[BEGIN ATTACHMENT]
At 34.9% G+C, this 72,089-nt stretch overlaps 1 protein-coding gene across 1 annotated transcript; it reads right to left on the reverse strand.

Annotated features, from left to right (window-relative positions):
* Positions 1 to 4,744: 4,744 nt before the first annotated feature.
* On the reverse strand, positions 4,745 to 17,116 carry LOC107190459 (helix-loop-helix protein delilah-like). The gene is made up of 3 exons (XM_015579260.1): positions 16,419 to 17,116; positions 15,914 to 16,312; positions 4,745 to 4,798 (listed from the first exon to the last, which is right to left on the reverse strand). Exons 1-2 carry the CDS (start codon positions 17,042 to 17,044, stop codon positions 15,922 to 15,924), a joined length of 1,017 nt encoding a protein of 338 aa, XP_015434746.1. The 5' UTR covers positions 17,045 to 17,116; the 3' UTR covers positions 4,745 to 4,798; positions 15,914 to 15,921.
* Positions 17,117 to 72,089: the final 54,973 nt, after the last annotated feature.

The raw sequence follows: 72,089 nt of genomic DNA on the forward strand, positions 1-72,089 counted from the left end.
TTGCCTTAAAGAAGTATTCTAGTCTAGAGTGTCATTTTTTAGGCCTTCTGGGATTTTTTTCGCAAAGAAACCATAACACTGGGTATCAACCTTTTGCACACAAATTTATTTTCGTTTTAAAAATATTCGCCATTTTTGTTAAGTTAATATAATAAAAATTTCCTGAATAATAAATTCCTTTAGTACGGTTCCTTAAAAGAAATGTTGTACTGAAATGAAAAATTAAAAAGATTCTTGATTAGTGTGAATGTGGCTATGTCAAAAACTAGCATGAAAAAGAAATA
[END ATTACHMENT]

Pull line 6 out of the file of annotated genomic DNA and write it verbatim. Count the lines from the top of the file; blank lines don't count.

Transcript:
The raw sequence follows: 72,089 nt of genomic DNA on the forward strand, positions 1-72,089 counted from the left end.